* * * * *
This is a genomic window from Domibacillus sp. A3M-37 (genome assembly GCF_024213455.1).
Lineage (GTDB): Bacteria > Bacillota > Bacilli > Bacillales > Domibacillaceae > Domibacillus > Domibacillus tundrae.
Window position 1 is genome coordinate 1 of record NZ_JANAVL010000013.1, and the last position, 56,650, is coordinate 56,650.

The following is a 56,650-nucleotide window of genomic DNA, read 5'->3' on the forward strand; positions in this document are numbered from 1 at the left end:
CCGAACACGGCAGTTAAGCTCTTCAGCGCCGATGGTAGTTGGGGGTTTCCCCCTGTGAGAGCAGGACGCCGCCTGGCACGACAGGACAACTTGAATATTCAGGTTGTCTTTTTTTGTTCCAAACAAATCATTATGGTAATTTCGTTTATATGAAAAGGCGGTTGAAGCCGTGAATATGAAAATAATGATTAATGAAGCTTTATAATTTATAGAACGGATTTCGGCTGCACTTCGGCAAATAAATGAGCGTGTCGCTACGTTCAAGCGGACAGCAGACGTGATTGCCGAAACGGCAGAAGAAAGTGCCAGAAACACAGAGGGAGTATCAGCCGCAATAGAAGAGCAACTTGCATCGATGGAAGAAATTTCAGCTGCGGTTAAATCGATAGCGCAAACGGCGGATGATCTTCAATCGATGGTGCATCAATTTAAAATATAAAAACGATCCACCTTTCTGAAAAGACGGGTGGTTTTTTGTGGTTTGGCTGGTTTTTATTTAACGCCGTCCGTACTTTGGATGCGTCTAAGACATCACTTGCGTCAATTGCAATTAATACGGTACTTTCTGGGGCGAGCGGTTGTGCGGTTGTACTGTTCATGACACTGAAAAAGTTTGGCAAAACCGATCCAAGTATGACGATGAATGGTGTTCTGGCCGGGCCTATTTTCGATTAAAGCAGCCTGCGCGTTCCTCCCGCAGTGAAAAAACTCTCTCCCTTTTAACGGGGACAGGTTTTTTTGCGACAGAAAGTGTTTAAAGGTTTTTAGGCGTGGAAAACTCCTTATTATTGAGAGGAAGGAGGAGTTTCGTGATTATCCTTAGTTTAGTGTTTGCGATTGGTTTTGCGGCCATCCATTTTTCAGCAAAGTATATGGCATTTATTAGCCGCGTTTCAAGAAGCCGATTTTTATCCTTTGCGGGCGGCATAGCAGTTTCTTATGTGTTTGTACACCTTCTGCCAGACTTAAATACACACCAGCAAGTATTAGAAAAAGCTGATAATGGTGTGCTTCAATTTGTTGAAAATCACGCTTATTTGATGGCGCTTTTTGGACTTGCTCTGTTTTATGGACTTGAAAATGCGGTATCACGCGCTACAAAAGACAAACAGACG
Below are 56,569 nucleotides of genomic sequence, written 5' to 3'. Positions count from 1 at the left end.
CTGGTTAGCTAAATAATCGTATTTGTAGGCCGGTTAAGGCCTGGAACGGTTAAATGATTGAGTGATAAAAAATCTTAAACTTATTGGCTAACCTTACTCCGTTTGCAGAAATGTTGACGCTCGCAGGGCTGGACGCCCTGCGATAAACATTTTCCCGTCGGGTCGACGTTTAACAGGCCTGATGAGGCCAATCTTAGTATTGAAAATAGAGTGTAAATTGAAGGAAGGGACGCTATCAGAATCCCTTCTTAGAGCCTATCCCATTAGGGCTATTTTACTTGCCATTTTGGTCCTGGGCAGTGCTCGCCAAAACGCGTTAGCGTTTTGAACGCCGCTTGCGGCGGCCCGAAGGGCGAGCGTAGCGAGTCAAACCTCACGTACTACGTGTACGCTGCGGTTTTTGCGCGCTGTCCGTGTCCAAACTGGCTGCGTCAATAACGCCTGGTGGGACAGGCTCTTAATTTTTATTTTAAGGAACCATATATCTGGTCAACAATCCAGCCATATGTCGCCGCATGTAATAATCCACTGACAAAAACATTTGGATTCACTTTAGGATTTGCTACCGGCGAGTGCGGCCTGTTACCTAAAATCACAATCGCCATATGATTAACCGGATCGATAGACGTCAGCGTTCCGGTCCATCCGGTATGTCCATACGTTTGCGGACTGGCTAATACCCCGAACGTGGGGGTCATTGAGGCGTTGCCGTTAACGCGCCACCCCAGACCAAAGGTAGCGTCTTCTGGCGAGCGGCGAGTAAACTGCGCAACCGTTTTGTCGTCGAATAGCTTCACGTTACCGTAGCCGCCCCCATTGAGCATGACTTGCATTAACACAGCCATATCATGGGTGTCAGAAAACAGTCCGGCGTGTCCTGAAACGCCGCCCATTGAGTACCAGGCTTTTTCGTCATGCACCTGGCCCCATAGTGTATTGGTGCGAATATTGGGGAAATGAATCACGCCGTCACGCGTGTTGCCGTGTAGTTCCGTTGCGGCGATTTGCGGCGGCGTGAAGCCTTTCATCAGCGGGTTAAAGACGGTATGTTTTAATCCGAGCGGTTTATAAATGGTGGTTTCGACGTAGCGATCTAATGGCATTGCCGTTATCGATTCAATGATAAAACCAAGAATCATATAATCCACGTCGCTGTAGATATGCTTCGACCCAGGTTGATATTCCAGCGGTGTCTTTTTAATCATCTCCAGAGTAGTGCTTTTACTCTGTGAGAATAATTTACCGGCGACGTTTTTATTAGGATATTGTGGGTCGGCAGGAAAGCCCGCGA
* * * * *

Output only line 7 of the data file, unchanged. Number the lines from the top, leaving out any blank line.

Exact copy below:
CTGGTTAGCTAAATAATCGTATTTGTAGGCCGGTTAAGGCCTGGAACGGTTAAATGATTGAGTGATAAAAAATCTTAAACTTATTGGCTAACCTTACTCCGTTTGCAGAAATGTTGACGCTCGCAGGGCTGGACGCCCTGCGATAAACATTTTCCCGTCGGGTCGACGTTTAACAGGCCTGATGAGGCCAATCTTAGTATTGAAAATAGAGTGTAAATTGAAGGAAGGGACGCTATCAGAATCCCTTCTTAGAGCCTATCCCATTAGGGCTATTTTACTTGCCATTTTGGTCCTGGGCAGTGCTCGCCAAAACGCGTTAGCGTTTTGAACGCCGCTTGCGGCGGCCCGAAGGGCGAGCGTAGCGAGTCAAACCTCACGTACTACGTGTACGCTGCGGTTTTTGCGCGCTGTCCGTGTCCAAACTGGCTGCGTCAATAACGCCTGGTGGGACAGGCTCTTAATTTTTATTTTAAGGAACCATATATCTGGTCAACAATCCAGCCATATGTCGCCGCATGTAATAATCCACTGACAAAAACATTTGGATTCACTTTAGGATTTGCTACCGGCGAGTGCGGCCTGTTACCTAAAATCACAATCGCCATATGATTAACCGGATCGATAGACGTCAGCGTTCCGGTCCATCCGGTATGTCCATACGTTTGCGGACTGGCTAATACCCCGAACGTGGGGGTCATTGAGGCGTTGCCGTTAACGCGCCACCCCAGACCAAAGGTAGCGTCTTCTGGCGAGCGGCGAGTAAACTGCGCAACCGTTTTGTCGTCGAATAGCTTCACGTTACCGTAGCCGCCCCCATTGAGCATGACTTGCATTAACACAGCCATATCATGGGTGTCAGAAAACAGTCCGGCGTGTCCTGAAACGCCGCCCATTGAGTACCAGGCTTTTTCGTCATGCACCTGGCCCCATAGTGTATTGGTGCGAATATTGGGGAAATGAATCACGCCGTCACGCGTGTTGCCGTGTAGTTCCGTTGCGGCGATTTGCGGCGGCGTGAAGCCTTTCATCAGCGGGTTAAAGACGGTATGTTTTAATCCGAGCGGTTTATAAATGGTGGTTTCGACGTAGCGATCTAATGGCATTGCCGTTATCGATTCAATGATAAAACCAAGAATCATATAATCCACGTCGCTGTAGATATGCTTCGACCCAGGTTGATATTCCAGCGGTGTCTTTTTAATCATCTCCAGAGTAGTGCTTTTACTCTGTGAGAATAATTTACCGGCGACGTTTTTATTAGGATATTGTGGGTCGGCAGGAAAGCCCGCGA